It cannot be stressed enough that the preparation of India’s yearly Budget is the world’s toughest tightrope balancing act. In a country of 1.3 billion Indians, a gazillion sects and a country where the dialect changes every 20 kilometers, the Indian Budget is a unique unifying factor as it affects, both positively and negatively almost everybody living in our great nation. Sitting in a small office, a select group of individuals charts the course of the Indian economy, soon to be the world’s fifth largest. Put simply, the budget in India is a political exercise, not a fiscal one.
The recent budget announced by the Indian Finance Minister, Shri Arun Jaitley is neither a radical game changer nor a damp squib. The announced budget contains a slew of measures for the agriculture and rural sectors, a new health insurance scheme has been announced for the poor and a small relief in income tax for the salaried class and senior citizens.
While there are some truly monumental schemes that have the potential to revolutionize our healthcare, agriculture, and infrastructure, there are doubts about how the projects will be implemented smoothly. However, most of the criticism directed is generic. The archaic bureaucracy needs to be overhauled for smoother application of projects. A new healthcare scheme for the poor has the potential to actually change the Indian healthcare scenario. Undoubtedly, the focus has been on the rural economy. This is important as that is where the heart of the nation lives.
The major criticism against this budget is that it is anti-middle class. The rationale being that there have been no sops for the middle class and the income tax slabs have not be tinkered with. But we should all realize that in a country with limited resources and just too many requirements, priorities and constraints will always find a way into the Budget, no matter which party prepares it. The Budget has used the majority of the resources at its disposal for the benefit of the rural agricultural class, the majority of whom are already in dire straits and in need of aid.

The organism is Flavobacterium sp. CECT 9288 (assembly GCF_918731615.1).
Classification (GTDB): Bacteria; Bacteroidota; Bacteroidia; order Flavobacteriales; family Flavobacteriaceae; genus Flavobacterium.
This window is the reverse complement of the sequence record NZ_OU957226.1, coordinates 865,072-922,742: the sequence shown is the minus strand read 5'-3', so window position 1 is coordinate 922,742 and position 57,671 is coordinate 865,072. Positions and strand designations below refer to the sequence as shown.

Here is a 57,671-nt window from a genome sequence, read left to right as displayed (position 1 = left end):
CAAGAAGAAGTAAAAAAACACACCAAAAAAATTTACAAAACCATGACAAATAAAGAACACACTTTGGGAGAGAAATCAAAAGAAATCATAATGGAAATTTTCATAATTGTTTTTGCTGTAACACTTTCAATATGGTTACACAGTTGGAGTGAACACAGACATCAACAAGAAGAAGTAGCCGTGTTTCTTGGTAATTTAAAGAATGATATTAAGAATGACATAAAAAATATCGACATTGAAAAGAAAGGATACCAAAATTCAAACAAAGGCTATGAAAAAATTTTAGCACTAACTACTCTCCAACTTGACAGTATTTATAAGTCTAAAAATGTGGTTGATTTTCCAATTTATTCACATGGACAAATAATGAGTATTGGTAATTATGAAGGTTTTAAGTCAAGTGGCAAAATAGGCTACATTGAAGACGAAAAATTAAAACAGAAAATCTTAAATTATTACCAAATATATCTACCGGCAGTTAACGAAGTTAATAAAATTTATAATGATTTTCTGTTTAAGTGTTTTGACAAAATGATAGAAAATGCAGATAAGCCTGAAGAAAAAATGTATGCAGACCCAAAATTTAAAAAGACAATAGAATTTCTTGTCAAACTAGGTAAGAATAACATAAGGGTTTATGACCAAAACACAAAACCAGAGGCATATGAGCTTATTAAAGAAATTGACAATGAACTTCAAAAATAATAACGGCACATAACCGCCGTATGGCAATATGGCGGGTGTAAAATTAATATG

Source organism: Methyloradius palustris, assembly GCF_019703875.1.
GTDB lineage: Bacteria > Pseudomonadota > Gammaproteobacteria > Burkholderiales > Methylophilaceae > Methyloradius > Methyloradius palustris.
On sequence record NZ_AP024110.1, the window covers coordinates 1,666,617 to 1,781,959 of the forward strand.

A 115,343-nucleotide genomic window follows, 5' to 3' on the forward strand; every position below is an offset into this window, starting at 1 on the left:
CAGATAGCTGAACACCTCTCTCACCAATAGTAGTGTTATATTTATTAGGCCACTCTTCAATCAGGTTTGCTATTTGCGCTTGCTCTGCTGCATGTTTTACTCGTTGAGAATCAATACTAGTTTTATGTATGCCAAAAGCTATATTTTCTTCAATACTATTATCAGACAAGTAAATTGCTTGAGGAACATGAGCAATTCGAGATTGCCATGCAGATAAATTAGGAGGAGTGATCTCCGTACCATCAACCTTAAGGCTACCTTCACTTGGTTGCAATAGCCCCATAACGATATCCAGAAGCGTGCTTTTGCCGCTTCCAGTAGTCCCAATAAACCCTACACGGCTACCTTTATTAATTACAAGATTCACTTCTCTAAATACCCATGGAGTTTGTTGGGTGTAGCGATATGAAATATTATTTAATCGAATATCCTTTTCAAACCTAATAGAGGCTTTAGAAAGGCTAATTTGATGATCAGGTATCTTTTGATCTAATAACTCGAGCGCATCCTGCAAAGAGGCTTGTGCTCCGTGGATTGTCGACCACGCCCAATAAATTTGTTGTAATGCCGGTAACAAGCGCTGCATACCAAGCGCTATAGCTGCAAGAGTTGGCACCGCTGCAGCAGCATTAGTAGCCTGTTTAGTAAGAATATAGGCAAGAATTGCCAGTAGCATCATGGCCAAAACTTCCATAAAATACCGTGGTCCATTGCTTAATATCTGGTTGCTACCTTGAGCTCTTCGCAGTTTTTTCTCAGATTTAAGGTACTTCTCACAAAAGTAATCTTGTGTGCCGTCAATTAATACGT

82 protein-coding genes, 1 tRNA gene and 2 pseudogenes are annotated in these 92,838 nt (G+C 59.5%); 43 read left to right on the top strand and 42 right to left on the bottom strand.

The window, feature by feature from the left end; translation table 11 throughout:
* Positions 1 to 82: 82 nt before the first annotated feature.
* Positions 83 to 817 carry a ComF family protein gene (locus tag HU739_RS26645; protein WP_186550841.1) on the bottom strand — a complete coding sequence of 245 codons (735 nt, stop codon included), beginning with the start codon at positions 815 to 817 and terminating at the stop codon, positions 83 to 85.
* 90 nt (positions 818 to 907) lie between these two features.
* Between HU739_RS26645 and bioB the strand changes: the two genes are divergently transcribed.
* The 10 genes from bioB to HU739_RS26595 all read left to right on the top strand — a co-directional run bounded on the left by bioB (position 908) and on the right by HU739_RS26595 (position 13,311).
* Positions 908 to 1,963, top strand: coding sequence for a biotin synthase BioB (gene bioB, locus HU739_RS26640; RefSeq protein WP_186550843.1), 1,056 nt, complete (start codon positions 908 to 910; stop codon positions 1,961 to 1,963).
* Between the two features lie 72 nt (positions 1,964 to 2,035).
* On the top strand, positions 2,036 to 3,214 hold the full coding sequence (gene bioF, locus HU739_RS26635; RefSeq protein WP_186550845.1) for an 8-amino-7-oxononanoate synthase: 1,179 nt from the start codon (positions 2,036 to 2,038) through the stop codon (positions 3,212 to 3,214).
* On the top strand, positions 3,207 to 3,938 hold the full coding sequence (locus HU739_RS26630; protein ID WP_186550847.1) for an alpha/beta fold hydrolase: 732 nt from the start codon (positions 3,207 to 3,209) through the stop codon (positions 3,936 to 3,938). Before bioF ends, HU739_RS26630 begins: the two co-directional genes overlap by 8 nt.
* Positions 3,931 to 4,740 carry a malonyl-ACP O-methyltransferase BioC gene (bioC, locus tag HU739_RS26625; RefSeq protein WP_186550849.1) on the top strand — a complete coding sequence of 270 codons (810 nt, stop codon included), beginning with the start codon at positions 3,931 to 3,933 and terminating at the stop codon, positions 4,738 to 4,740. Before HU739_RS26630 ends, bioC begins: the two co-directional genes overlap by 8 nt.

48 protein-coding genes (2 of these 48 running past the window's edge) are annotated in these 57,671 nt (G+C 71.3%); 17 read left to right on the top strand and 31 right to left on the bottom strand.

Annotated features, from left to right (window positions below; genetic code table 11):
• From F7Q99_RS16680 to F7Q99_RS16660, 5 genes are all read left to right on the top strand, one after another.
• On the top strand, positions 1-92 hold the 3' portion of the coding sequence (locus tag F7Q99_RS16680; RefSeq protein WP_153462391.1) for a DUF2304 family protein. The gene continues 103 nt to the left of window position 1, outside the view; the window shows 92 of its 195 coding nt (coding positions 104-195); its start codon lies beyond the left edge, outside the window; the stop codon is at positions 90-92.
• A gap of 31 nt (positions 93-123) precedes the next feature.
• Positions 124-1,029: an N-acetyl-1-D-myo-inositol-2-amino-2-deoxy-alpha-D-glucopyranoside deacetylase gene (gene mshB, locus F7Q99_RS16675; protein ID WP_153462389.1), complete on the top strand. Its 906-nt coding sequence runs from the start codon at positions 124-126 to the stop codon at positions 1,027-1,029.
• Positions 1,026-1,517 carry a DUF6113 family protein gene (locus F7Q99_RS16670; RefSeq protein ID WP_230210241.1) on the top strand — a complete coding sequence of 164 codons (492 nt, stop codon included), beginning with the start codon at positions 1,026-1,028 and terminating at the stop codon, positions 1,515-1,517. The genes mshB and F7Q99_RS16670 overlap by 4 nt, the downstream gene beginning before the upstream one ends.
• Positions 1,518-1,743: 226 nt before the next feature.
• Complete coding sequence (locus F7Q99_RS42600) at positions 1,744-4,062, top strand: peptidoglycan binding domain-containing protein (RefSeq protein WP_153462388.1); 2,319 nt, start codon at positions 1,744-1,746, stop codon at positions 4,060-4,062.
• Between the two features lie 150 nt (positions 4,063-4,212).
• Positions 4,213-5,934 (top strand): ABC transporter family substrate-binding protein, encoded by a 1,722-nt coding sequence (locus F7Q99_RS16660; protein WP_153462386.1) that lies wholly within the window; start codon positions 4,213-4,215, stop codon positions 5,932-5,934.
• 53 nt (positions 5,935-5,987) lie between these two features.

The Budget also brought major heartburns for the BJP’s alliance partner, the TDP of Andhra Pradesh who claimed they have not been given their due in this budget and demanded a bigger share of the pie from it. However, the resources are limited and not every demand, however genuine can be fulfilled.
Andhra Pradesh was bifurcated and while it is sharing its capital, Hyderabad with Telangana, it will have to shift it after 10 years. A new capital, Amravati is currently being planned and there is a need for funds to develop it. So naturally, when their demands were not met, the politicians from Andhra Pradesh clamored for blood and Shri Naidu, the Chief Minister of Andhra Pradesh visibly displayed his angst at being “ignored in the budget”. There were calls within his party to snap its ties with BJP but hopefully, the alliance is strong for now (due to some quick firefighting by the BJP top brass).
The demand for additional funds for Andhra Pradesh is genuine but there are several other and more improvised states in the country whose demands are important too if we are to balance the wealth distribution in our nation. Bihar, for example, is one of the most backward states in the country. Bihar needs funds, more than Andhra Pradesh to ensure that government schemes are implemented for the betterment of the people reach them. Bihar also lacks industries and a strong service base to raise enough funds by taxation. The Central Government tried to balance to growth and aspirational needs of the entire nation.
This became clearly evident when Bihar Chief Minister Nitish Kumar put out a statement that the state got more than expectation from the Union budget in terms of share in tax revenue. While the state’s share of tax revenue has been put at Rs 76,000 crore, Bihar’s own expectation was much less than that.
Bihar is an important state. Both electorally and socially. But so is Andhra Pradesh. JD-U is a valuable alliance partner for BJP and but, so is TDP. However, while JD-U and TDP are both regional parties, BJP is a national party. Hence like a big brother who knows what is best for its siblings, it has carefully tried to balance the needs of both its younger brothers.
No doubt, Nitish’s words were a soothing balm for the BJP which has already been attacked from multiple quarters for too long on what was an exceptionally well-rounded budget.
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